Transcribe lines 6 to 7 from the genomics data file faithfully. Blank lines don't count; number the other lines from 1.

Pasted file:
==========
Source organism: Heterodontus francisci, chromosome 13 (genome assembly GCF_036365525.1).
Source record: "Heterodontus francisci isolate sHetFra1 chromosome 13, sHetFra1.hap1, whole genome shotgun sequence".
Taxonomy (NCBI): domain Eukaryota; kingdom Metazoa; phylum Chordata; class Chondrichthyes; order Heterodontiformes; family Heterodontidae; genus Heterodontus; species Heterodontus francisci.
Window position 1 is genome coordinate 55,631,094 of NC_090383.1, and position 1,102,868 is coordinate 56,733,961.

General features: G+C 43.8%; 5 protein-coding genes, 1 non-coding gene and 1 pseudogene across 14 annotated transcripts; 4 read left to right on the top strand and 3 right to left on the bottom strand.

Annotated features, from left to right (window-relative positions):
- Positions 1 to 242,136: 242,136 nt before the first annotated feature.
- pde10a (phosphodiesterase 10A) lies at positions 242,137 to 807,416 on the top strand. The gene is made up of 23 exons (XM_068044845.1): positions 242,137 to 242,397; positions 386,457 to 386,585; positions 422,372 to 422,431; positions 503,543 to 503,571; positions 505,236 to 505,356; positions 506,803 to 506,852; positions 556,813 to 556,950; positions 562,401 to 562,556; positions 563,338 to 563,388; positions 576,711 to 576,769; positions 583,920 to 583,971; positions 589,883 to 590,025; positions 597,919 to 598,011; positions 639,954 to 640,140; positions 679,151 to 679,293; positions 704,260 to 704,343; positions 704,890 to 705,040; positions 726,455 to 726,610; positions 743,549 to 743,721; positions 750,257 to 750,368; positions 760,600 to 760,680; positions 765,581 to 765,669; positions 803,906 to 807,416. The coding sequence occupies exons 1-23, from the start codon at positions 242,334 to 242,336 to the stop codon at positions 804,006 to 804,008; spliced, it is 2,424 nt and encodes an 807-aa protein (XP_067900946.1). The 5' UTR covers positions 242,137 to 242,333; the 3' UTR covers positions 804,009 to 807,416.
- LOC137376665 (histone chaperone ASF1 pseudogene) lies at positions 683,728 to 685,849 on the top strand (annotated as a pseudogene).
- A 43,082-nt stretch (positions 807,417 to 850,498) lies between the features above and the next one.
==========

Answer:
Annotated features, from left to right (window-relative positions):
- Positions 1 to 242,136: 242,136 nt before the first annotated feature.